La Crónica (Laredo)
One of the most influential papers along the U.S.-Mexican border, La Crónica was published and written entirely by Nicasio Idar and his eight children. The paper provided support for the civic and political projects of Hispanic Texans and helped establish Mexican schools in Texas.
• Includes 100 issues published between 1910 and 1914

Demócrata Fronterizo (Laredo)
This Mexican immigrant paper features the writings of Sara Estella Ramírez, a passionate voice for gender and labor issues.
• Includes 81 issues published between 1917 and 1919

El Heraldo de México  (Los Angeles)
El Heraldo was hailed as a “people’s newspaper” for its blue-collar profile and focus on immigrant workers.
• Includes 3,129 issues published between 1917 and 1928

Hispano America (San Francisco)
This independent, non-political paper offered immigrants news of their homelands in addition to informing them of the culture and customs of life in the United States. Publisher and editor Julio G. Arce’s syndicated weekly column satirized Hispanic-American culture and helped transform his paper into the most important Hispanic publication in the Bay Area.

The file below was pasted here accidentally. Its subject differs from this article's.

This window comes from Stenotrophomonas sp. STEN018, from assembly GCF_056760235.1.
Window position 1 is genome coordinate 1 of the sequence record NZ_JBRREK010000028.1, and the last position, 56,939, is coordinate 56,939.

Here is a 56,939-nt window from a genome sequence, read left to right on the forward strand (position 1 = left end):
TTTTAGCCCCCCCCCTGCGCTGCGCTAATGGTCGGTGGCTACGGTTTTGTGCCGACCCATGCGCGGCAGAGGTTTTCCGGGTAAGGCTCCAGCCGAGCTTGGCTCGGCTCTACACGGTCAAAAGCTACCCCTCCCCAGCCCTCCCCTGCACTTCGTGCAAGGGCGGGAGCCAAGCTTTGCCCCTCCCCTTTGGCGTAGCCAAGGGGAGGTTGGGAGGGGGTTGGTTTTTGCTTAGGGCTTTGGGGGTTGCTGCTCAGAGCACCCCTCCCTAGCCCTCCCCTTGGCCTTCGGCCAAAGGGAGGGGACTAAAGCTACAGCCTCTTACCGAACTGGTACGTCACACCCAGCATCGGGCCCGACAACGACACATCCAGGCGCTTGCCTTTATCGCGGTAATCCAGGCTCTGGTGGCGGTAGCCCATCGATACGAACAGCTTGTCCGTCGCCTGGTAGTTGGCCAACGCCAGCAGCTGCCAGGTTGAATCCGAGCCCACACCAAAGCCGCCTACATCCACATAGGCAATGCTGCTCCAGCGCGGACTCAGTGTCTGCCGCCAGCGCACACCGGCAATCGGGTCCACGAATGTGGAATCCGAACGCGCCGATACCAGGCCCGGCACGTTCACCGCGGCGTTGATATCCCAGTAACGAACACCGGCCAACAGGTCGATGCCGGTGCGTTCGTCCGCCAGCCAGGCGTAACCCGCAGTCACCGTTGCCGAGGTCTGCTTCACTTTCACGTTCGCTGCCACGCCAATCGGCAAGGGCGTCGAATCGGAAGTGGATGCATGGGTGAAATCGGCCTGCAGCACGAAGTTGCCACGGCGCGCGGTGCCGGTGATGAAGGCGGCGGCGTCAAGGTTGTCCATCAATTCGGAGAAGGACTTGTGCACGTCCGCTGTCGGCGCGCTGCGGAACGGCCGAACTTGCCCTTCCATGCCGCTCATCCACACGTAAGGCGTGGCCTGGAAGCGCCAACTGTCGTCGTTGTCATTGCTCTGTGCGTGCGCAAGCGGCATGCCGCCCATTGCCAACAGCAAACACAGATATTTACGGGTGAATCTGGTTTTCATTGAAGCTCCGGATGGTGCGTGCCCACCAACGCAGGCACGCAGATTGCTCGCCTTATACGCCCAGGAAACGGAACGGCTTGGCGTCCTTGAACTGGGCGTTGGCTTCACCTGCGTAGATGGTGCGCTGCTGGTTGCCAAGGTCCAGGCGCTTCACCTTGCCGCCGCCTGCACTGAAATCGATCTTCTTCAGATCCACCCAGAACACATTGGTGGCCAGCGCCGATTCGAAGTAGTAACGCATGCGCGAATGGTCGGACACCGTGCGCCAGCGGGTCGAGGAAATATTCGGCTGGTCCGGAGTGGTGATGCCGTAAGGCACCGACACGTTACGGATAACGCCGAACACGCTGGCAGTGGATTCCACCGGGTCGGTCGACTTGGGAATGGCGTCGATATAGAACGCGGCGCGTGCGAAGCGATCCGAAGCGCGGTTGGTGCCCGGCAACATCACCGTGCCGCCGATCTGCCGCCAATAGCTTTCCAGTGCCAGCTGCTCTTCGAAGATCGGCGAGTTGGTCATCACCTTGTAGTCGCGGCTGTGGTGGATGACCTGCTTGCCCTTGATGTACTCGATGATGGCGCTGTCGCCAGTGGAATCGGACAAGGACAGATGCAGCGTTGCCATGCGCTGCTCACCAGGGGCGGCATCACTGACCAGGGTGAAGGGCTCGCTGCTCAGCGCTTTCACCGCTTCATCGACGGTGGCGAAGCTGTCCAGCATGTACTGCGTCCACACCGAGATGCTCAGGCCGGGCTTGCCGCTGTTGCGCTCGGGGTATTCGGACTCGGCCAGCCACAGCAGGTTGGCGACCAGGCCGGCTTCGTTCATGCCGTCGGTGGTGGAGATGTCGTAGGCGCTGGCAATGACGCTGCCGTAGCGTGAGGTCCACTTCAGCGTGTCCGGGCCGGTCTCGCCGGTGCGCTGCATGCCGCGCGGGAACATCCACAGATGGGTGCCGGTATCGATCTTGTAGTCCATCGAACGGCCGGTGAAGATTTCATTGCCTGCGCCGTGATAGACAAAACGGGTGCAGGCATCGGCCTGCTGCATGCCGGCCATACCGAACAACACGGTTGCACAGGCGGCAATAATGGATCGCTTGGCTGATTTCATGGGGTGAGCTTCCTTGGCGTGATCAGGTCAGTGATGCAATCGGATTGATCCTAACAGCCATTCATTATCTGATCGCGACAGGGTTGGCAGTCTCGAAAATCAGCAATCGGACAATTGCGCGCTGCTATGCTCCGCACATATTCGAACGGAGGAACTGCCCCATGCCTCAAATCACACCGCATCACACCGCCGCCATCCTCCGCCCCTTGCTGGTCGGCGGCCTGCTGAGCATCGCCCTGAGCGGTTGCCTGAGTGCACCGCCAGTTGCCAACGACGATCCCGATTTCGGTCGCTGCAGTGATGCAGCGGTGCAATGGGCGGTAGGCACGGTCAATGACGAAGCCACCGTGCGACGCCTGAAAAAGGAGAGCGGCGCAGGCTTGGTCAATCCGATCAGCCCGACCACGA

• Includes 459 issues published between 1918 and 1931

Latin Times (Chicago)
This post-World War II bilingual title, founded by the children of political refugees, became the voice of a new generation of Hispanic-American citizens.
• Includes 874 issues published between 1958 and 1975